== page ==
SWOT Analyis of Macy’s | Business Teacher
Macy’s is a retailer dealing in apparel and fashion accessories and has been in existence since 1858. The company has over 857 stores that are spread across the 45 states in the United States.
The company has a strong Omni-channel existence. The retailer uses a multi-channel sales approach or strategy to provide customers with excellent and integrated shopping experience for its customers (Macy’s Inc., 2016). Macy’s Backstage store, Bloomingdale’s outlet, Bluemercury, and online touch-points have made the company to serve its customers better (Singh, 2012). For example, its online platform allows the customers to place orders using smartphones, iPhones or computers. Macy’s Company enjoys a high business credibility and worthiness (Singh, 2012). For example, it has the Better Business Bureau (BBB) accreditation since 1965. This accreditation has made Macy’s to receive an exemplary rating of A+ to F. The company has received this rating because it is committed to good faith when resolving issues relating to customers. Macy’s has a luxury portfolio of products and comprehensive value-for-money (Macy’s Inc., 2016). The company stocks a variety of clothing ranging from star brands like Calvin Klein, Michel Kors and Ralph Lauren among others (Singh, 2012). Since it has a collection of apparel, it has bridged the gap of a brand portfolio that private brands like Charter Club and private label like Holiday Thread. Macy’s has individualised merchandise offering. For example, it utilises location-based technology to offer more personalised recommendation and discounts (Singh, 2012). This helps the company to improve customer involvement and strengthen its promotional and marketing activities.
High employee turnover rate: the company hires more employees during peak seasons, making it incur a lot of cost for attracting, training, developing and retaining employees (Singh, 2012). However, with about 10% of the employees are in the labour union, many employees have no job security, a reason for their exit. The inventory turnover is low: this means that that the storage or inventory holding cost increases, high chances of product obsolescence, and poor customer experience (Macy’s Inc., 2016). Business seasonality: the peak season for the company normally comes during holidays especially in the months of November and December (Singh, 2012). During these months, Macy’s enjoys high sales turnover. However, during low seasons, business sales fluctuate and low inventory turnover is reported.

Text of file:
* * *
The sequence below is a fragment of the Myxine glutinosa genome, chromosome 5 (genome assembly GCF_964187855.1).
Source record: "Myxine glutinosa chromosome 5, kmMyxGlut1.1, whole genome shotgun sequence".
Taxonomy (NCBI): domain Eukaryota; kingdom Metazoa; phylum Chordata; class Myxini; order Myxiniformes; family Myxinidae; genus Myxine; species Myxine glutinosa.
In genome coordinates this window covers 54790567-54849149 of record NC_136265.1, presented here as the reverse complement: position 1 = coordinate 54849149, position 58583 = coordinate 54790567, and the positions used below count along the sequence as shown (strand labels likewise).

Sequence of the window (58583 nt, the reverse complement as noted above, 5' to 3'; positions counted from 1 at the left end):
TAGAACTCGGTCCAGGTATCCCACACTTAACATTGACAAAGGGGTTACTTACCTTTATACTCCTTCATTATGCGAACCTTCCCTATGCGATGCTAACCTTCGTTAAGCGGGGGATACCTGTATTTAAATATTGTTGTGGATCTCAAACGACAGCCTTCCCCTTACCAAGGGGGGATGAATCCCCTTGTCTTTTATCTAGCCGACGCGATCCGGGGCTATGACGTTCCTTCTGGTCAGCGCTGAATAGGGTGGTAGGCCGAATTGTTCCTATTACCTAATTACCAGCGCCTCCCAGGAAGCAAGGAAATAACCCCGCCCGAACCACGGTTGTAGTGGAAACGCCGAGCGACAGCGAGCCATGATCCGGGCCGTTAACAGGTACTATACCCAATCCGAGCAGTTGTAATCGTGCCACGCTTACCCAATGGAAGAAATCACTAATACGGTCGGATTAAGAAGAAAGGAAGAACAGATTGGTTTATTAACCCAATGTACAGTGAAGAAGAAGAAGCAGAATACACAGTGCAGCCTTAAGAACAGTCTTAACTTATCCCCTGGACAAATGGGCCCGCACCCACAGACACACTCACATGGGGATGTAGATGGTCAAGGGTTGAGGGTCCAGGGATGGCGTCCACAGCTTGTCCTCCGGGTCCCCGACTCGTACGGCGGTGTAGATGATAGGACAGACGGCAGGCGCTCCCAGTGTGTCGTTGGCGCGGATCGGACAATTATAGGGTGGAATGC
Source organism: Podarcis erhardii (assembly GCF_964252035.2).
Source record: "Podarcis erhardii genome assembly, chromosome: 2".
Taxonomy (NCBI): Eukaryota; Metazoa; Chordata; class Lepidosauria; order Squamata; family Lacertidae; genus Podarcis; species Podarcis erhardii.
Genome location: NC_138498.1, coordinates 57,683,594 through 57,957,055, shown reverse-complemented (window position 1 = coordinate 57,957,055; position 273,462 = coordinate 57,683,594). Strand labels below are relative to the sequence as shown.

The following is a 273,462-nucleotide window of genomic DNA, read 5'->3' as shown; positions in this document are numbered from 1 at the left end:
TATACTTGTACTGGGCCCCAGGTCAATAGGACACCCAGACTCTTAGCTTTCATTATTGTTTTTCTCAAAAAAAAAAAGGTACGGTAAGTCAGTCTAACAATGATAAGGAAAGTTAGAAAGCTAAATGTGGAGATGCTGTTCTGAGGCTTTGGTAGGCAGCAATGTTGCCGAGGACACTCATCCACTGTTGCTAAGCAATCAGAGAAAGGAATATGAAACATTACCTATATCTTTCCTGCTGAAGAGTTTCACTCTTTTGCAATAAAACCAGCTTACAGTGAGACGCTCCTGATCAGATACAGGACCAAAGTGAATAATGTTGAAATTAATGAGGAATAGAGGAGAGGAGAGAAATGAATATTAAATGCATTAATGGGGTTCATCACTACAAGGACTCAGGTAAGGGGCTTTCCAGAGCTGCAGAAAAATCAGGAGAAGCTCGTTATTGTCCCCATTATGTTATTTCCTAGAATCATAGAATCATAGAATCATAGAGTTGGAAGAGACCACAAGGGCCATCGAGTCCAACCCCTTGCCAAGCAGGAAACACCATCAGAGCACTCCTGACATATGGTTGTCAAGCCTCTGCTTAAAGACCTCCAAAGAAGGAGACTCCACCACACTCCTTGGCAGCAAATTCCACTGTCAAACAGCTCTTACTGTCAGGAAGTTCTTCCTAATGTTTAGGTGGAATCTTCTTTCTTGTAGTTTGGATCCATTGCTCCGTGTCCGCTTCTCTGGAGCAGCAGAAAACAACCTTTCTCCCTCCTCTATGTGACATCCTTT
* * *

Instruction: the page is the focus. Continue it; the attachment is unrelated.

Emerging opportunities in the global market: the current business activities of Macy’s are concentrated in the U.S. market (Macy’s Inc., 2016). However, there are expansion opportunities in overseas markets such as Dubai, India, and other Asian and Middle East countries (Singh, 2012). The company can increase its market share, customer base, and profitability by exploiting opportunities presented in these markets. E-commerce development: technology has immensely helped ensure that customers enjoy a digital or online platform while transacting with the company (Macy’s Inc., 2016). Macy’s customers, for example, use an online platform to make their purchases, and due to globalisation, the retailer can benefit significantly when its online portals such as bloomingdales.com, bluemercury.com, and macys.com are utilised globally (Singh, 2012).
The company is also privileged to witness a growing market for luxurious items in the beauty industry, and this is an opportunity that Macy’s can benefit from. For example, Macy’s Bluemercury store can offer an opportunity for the company to stock luxury cosmetic products as well as providing Spa services (Singh, 2012). This can give the company a new growth channel.
Stiff competition: this majorly comes from Wal-Mart, Amazon, and Kohl’s companies. This rivalry is also expected to intensify when alliances and consolidation dominate the industry (Singh, 2012). Since the online platform is dominated by Amazon.com and offline segment is taken by Wal-Wart, the company must look into ways of meeting the changing customer preferences and seal its market position (Macy’s Inc., 2016). Discount stores: big industry players like Wal-Mart and Costco offer very competitive prices unlike Macy’s (Singh, 2012). This puts Macy’s in a risky situation during tough economic periods. Customers are likely to walk away from the company when prices are unfavourable for them.